Power Players

Power Players: Matt Hawkins is Investing Now

By Alex Halperin Apr 20, 2020
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Alex Halperin is the founder, editor and publisher of WeedWeek. Before he started covering marijuana legalization in 2014 he reported on topics such as fracking, health care, technology a...
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Alex Halperin is the founder, editor and publisher of WeedWeek. Before he started covering marijuana legalization in 2014 he reported on topics such as fracking, health care, technology and finance. His work has appeared in The Guardian, Slate, Fast Company, Quartz, the Washington Post, Mother Jones, The New Yorker and many other publications. His first book, The Cannabis Dictionary, was published in March. He lives in Los Angeles.
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Formally known as Cresco Capital Partners, Entourage Effect Capital has invested close to $200M in about 70 cannabis companies. Its portfolio ranges from high profile brands and multi-state operators to a variety of service providers.

For this week’s Power Players interview we spoke to Entourage managing partner Matt Hawkins about what he looks for in a company, why the pandemic could accelerate legalization and the coming industry consolidation. 

This interview has been edited for length and clarity.

Editor’s Note

Since 2015, WeedWeek has been the best way to keep up with the Green Rush. WeedWeek’s audience includes many of the most influential figures in cannabis because we are editorially independentAdvertisers have no influence on our editorial content.

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A Good Time for Cannabis Investing

WeedWeek: What are you currently looking for in terms of investments?

Matt Hawkins:Like everybody, we’re looking for unique opportunities. This is an interesting time to be investing in cannabis. Consumer demand is at an all time high. But we’ve had depressed values across the board in public and private companies. So from an investment standpoint, it makes a lot of sense to be investing right now. 

When you think about investing in distressed assets, the first things that come to mind are either margin shrinkage or top line shrinkage. In a lot of cases in the cannabis industry, that’s not the case: those two things are typically in a positive trend. The only thing that’s really impacting the cannabis industry in the negative sense, at least prior to Covid, was the cash crunch. There’s not enough liquidity and capital to take advantage of all the opportunities.

WW: Are you looking for new entrants or to prop-up existing companies that have been blind-sided financially?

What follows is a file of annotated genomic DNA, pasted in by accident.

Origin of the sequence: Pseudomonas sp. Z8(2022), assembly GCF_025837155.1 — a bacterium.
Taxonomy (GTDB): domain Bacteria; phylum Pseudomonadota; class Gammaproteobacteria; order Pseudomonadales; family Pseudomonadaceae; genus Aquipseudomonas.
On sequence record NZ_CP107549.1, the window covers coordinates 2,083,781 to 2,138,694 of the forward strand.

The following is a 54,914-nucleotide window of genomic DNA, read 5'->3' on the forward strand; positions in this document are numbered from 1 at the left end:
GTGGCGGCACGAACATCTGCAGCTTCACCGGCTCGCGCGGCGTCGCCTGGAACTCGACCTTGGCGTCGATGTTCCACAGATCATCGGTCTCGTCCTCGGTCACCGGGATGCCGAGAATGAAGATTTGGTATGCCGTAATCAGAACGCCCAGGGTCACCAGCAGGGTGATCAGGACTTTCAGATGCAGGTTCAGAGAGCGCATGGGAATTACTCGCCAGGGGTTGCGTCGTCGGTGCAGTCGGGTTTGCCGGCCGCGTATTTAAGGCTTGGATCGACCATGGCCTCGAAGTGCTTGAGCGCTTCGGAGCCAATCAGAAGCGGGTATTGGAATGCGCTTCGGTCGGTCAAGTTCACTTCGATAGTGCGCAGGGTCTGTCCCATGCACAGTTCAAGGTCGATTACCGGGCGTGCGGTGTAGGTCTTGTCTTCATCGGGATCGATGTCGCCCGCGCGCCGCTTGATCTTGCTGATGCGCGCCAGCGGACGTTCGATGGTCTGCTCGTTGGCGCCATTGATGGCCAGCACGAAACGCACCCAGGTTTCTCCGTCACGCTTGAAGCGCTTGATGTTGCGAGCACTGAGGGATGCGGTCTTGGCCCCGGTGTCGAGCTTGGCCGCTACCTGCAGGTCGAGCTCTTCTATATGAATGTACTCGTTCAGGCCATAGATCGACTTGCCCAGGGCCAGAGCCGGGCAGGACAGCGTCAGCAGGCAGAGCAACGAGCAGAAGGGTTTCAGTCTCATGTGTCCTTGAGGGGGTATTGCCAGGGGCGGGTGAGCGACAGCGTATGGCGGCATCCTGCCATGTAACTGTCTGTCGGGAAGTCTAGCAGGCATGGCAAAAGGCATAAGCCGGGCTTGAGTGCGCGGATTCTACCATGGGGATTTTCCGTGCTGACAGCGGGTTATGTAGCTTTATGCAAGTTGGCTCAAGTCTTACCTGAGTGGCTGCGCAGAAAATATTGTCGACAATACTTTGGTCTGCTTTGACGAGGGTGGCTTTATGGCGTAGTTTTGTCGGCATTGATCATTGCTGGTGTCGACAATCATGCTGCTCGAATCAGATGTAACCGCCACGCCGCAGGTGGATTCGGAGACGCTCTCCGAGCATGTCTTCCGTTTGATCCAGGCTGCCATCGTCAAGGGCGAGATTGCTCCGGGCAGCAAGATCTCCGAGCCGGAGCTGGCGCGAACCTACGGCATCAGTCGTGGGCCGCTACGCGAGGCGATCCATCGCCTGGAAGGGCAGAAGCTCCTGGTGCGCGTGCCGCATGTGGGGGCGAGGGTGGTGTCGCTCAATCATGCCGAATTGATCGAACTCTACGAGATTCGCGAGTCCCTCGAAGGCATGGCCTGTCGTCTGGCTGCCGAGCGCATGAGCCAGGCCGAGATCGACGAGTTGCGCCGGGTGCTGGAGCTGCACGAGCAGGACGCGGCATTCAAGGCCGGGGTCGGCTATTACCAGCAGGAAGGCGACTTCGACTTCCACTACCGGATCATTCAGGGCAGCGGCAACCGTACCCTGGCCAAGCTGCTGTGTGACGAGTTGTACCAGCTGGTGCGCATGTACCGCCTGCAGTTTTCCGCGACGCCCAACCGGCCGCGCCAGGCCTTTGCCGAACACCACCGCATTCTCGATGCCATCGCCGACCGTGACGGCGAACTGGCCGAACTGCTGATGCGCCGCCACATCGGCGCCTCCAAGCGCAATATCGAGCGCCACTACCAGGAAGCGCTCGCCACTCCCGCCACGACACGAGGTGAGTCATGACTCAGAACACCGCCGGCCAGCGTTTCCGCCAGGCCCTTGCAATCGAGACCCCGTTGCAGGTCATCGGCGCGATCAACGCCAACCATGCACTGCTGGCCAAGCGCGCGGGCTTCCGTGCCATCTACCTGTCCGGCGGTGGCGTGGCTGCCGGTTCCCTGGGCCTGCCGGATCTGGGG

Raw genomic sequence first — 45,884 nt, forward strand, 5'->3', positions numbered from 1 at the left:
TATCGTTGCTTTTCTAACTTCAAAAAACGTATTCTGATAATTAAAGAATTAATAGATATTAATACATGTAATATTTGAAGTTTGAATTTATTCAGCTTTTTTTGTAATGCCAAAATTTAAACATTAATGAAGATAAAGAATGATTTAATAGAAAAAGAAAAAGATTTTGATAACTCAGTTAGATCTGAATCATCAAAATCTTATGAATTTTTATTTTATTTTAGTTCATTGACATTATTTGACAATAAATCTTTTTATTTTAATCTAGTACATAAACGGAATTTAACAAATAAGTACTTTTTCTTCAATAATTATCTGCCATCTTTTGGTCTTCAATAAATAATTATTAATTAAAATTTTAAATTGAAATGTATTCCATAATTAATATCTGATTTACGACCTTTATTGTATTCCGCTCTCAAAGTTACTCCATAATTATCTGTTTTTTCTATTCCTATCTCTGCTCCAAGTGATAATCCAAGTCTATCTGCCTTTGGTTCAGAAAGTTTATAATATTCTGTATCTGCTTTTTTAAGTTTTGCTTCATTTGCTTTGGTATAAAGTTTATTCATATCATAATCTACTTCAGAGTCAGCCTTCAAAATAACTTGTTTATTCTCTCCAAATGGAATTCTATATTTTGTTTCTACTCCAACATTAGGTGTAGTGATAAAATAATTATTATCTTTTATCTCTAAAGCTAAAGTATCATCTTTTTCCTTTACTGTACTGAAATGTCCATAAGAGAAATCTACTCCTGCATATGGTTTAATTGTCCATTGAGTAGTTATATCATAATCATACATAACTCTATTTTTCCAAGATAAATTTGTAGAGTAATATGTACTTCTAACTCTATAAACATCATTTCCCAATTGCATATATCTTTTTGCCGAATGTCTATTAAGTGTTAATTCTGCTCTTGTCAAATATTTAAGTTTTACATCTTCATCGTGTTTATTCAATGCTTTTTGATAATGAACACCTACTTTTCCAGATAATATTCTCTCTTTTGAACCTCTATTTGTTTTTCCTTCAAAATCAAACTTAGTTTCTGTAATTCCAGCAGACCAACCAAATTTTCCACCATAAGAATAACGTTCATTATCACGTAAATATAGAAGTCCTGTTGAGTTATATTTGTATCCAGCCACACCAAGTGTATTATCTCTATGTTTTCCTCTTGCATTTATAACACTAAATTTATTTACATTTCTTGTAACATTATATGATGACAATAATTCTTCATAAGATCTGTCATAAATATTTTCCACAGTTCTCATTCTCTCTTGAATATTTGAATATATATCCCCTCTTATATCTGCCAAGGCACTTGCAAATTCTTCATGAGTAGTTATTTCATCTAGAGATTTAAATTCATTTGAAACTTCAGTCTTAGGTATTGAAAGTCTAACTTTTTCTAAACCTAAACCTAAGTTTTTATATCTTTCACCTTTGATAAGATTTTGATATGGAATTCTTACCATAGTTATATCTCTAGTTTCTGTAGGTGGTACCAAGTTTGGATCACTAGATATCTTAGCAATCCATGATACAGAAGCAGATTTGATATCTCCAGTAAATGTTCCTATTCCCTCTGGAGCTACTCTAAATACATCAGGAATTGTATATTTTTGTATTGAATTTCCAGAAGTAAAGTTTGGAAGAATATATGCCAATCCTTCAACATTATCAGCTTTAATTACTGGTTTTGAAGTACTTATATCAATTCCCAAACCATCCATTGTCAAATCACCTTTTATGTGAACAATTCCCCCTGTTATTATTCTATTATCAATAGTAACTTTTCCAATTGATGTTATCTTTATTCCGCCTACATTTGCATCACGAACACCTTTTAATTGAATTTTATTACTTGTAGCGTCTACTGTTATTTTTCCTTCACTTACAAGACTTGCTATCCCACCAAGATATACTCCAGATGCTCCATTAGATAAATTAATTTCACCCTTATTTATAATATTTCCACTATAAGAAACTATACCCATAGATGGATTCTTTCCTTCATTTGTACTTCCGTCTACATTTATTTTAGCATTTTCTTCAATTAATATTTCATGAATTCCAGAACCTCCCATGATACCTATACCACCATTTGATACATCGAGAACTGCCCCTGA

MH:A little bit of both. Obviously, in ’14 and ’15 all we could invest in were startups. Now we’ve had the luxury of being able to see companies grow and there’s a lot of companies that are coming together through M&A activities that are trying to develop scale sooner rather than later. So that’s a strategy. But we do look at new opportunities as well.

WW: Who are your backers, your limited partners?

MH: All of our investors are high-net-worth individuals or family offices. We’ve got over, gosh, close to 250 investors across all of our three funds. There’s obviously no institutional capital to speak of at this point. So we’re just aggregating dollars just like everybody else in our space.

WW: You said you’re friendly with [multi-state operator] Cresco Labs. Are they a limited partner of yours? Is that even possible?

MH: No. the word cresco comes from the Latin word grow. I named Cresco Capital Partners back in ’14 just when the founders of Cresco Labs became Cresco Labs. And we just quite frankly, I got tired of being asked if we were associated with them. But again, I’m friendly with Charlie and we laugh about it. 

The Next Six Months

WW: What’s your thesis for the next six months?

MH: Assuming we can get through this crisis sooner rather than later, at least from a quasi-restarting of the economy in some form or fashion, I think the cannabis industry is uniquely situated to take advantage of what’s on the other side. 

Having been designated an “essential” business was a huge win for the industry. The rush to getting all the sales that were generated that helped the entire value chain back in early March was a huge benefit too. Obviously decreased foot traffic in the retail sites isn’t great. But we’ve, at least our companies have done a great job of being able to shuck and jive and get curbside pickup and delivery systems in place.